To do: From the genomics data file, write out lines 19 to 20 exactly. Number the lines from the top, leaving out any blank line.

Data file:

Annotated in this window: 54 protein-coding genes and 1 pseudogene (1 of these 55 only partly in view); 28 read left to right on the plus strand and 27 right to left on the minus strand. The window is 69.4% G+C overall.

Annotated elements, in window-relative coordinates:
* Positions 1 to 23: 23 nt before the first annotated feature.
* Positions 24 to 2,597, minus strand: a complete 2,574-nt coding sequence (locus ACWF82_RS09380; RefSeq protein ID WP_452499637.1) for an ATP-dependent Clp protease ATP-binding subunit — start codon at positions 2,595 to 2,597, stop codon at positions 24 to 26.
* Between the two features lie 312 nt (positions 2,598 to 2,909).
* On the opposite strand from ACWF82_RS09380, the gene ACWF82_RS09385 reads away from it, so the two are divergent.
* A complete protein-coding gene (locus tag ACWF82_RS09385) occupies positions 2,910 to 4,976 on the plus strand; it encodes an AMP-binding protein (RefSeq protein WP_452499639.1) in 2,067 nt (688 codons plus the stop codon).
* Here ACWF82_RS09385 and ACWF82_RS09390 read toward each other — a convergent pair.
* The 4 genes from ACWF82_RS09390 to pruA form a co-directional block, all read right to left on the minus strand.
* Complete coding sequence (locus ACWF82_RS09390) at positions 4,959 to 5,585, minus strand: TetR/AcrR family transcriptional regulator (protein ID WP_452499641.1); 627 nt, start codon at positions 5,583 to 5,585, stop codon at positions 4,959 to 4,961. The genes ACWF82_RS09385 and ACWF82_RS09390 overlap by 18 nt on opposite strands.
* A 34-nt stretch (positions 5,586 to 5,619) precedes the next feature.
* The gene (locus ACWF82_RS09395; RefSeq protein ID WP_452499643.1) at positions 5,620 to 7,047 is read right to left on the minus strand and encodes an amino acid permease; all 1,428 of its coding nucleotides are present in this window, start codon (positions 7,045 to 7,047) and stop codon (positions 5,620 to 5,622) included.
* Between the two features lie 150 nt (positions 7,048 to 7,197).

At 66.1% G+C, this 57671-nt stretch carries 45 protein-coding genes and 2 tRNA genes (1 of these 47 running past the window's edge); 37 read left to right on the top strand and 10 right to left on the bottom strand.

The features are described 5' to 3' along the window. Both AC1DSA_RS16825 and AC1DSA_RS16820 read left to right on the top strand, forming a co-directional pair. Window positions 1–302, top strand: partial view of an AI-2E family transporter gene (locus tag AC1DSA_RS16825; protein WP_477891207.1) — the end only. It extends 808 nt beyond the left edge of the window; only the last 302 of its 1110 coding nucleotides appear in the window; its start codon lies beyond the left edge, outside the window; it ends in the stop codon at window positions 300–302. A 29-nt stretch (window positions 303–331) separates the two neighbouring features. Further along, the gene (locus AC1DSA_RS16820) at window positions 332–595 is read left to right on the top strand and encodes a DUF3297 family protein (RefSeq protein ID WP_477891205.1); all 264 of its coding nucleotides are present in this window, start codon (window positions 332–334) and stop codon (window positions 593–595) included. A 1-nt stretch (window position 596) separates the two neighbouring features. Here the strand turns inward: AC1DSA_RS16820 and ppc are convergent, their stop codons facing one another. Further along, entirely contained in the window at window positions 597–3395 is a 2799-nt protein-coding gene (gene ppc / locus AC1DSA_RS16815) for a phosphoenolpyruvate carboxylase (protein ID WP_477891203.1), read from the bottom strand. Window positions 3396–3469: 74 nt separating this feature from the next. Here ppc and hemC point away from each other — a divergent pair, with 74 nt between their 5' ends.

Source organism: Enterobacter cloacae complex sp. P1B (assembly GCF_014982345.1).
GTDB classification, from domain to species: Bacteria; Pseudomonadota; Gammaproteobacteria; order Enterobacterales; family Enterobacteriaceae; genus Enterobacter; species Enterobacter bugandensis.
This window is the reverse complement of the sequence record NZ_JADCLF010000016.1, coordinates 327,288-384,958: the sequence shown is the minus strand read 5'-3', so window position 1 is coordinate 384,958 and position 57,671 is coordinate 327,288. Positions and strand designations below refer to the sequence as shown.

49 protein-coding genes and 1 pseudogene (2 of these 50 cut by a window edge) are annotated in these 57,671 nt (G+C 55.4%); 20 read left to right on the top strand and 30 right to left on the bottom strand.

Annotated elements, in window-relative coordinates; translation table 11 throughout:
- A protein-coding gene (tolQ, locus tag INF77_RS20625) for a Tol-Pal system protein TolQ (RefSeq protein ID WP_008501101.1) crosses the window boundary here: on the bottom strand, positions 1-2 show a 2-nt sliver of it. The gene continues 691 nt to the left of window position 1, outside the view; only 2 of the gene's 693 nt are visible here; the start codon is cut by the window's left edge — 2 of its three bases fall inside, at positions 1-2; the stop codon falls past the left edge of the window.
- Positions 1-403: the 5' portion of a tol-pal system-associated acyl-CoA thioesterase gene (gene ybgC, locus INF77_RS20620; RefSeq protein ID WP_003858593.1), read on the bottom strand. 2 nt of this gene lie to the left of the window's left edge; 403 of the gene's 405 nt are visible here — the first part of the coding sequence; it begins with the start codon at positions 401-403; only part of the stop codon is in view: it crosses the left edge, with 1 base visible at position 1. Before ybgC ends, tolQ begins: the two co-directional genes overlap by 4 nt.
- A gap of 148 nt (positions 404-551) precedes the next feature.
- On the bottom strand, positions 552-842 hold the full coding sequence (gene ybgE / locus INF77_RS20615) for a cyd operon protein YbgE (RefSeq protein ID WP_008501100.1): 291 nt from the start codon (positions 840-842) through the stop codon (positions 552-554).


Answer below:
49 protein-coding genes and 1 pseudogene (2 of these 50 cut by a window edge) are annotated in these 57,671 nt (G+C 55.4%); 20 read left to right on the top strand and 30 right to left on the bottom strand.

Annotated elements, in window-relative coordinates; translation table 11 throughout: